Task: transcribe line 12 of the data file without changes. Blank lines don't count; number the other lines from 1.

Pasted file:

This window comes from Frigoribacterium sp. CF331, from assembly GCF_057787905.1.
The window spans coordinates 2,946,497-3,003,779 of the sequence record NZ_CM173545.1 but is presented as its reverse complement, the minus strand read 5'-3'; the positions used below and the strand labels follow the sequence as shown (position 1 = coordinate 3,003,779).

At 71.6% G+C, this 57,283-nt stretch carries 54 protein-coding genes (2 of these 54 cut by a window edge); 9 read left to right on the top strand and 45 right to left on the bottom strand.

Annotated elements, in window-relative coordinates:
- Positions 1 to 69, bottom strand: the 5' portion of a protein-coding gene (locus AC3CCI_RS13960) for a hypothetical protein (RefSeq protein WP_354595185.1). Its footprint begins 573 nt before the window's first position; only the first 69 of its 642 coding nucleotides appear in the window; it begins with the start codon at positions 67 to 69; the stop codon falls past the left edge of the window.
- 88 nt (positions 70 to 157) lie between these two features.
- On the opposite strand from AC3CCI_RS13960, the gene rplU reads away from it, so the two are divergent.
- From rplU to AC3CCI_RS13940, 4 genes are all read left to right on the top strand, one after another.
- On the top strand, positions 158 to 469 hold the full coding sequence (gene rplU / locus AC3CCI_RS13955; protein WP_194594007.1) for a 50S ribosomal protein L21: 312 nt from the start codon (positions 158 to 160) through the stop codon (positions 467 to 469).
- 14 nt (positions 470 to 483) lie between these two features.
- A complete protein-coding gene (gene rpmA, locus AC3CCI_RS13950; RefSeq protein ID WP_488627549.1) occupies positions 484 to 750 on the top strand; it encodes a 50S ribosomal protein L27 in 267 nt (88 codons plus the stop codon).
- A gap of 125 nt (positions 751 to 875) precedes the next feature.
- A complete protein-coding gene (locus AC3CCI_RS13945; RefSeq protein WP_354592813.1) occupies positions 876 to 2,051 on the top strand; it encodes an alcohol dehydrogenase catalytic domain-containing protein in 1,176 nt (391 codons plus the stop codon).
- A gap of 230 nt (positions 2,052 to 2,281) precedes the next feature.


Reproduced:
- A gap of 125 nt (positions 751 to 875) precedes the next feature.